Cult or Cultural Utopia? The Directors of Wild Wild Country Let Viewers Decide
You would be forgiven for having difficulty placing the term ‘Rajneeshpuram.’ The violent clash between the followers of Indian guru Bhagwan Shree Rajneesh and the residents of Antelope Oregon in the mid-1980s seems like the makings of a famous event, but it has somehow faded from cultural memory. Directors Chapman and Maclain Way admitted the incident did not ring a bell to them either when they began their research for breakout Netflix documentary Wild Wild Country.
“I was born in 1986 and Mac was born in 1990 and neither of us had heard of this story either,” Chapman told us. “What we found was that, in the state of Oregon, it’s one of the most well-known stories, but as soon as you travel outside Oregon, it’s really been this forgotten, American, epic story that happened.”
The story, as told in the documentary, began small as a feud between neighbors. However, it quickly grew into a much larger conflict with serious consequences.
“Basically what ends up happening is [the Rajneeshees] end up busing in over 5,000 homeless people to live on the ranch and vote for their own Rajneeshpurum candidate, which really creates a huge mess in the state of Oregon,” Chapman explained. “They ended up poisoning the entire local town of The Dalles. Over 750 people were poisoned with salmonella in an effort to prevent them from voting on Election Day so that they could win the county election. That’s what the story is most remembered for.”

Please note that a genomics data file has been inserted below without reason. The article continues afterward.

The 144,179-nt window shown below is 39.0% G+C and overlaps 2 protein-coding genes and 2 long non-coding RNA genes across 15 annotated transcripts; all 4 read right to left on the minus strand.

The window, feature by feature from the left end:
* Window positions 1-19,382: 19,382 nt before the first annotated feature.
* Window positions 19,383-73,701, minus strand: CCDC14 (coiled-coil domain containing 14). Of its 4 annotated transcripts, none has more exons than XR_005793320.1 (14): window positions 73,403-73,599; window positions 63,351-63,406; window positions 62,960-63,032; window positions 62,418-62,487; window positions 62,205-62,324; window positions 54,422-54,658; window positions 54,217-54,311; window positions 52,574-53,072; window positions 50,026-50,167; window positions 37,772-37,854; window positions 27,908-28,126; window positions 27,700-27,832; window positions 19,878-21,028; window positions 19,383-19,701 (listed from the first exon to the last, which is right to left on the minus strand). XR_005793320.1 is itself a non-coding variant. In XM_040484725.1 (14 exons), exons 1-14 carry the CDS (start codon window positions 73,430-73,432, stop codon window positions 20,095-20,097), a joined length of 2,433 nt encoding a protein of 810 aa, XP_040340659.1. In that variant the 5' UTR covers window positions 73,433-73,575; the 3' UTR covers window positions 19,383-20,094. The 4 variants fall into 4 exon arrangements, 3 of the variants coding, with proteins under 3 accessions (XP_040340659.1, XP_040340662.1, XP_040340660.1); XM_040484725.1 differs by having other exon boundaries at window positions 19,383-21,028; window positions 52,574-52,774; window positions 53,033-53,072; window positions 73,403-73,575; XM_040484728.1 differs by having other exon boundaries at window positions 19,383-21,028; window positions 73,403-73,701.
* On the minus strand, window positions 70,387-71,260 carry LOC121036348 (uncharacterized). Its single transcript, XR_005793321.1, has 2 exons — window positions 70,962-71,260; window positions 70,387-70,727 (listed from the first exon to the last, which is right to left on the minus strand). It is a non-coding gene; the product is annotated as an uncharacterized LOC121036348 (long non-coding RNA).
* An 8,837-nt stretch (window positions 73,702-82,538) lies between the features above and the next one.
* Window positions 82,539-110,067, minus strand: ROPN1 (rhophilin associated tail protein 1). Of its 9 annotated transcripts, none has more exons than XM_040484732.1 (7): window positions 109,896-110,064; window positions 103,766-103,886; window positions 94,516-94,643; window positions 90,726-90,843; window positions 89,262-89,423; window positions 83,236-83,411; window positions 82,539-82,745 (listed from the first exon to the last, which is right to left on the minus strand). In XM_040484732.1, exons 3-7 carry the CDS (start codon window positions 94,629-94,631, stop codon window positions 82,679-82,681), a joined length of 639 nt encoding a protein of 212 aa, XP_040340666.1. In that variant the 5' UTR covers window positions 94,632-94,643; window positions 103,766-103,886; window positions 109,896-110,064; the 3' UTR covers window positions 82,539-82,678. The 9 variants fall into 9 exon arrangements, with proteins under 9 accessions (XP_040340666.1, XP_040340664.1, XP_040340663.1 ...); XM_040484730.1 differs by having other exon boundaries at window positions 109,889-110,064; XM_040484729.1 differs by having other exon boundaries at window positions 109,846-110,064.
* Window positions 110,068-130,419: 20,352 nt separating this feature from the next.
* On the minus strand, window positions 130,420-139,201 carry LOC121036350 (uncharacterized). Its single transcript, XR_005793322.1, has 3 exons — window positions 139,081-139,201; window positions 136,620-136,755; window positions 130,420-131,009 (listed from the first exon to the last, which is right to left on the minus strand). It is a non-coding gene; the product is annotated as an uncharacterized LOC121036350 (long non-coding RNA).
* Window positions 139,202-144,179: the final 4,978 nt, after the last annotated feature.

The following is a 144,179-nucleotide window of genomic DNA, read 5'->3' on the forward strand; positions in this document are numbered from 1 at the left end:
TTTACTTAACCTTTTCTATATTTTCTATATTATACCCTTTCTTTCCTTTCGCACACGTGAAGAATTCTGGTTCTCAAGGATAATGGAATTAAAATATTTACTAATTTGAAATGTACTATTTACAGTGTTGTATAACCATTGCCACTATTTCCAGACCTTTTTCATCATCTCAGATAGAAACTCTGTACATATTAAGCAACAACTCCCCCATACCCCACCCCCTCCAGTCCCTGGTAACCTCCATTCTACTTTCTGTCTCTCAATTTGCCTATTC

An archivist the brothers had worked with on their previous documentary pointed them to the topic. They poured through more than 300 hours of footage of the events that had been preserved by the Oregon Historical Society. Combing through the tapes required four people, including Producer Julie Lembi and editor Neil Meiklejohn, and lasted for months. As they dug deeper into the research, they begin to realize how the story had faded into obscurity.
“At the time in 1981, all the big news stations would usually re-record over their tapes they used so nothing got archived,” Chapman explained. “There were a handful of cameramen who were filming this footage that recognized that at the time that this was an incredible story and that these tapes really should be preserved. It’s really rare to see a story take place in the early 80s with this amount of archive footage attached to it. It really gives the audience an immersive look into the commune and into the era and America at that time.”
As the Ways began peeling back the layers of the story, they found two diametrically opposed ideologies coming into conflict with one another – the ingredients to a shocking and satisfying documentary. More than 30 years later, nearly all of those characters maintained their perspective. They key to the documentary became convincing them to share their story.
“I think the most challenging part was getting people on board to talk about the story,” Chapman recalled. “I think both sides were very afraid of being vilified or boxed in or cornered in as these one dimensional characters and I think really spending time with people and making it clear that we were going to give them a platform to explain their truths.”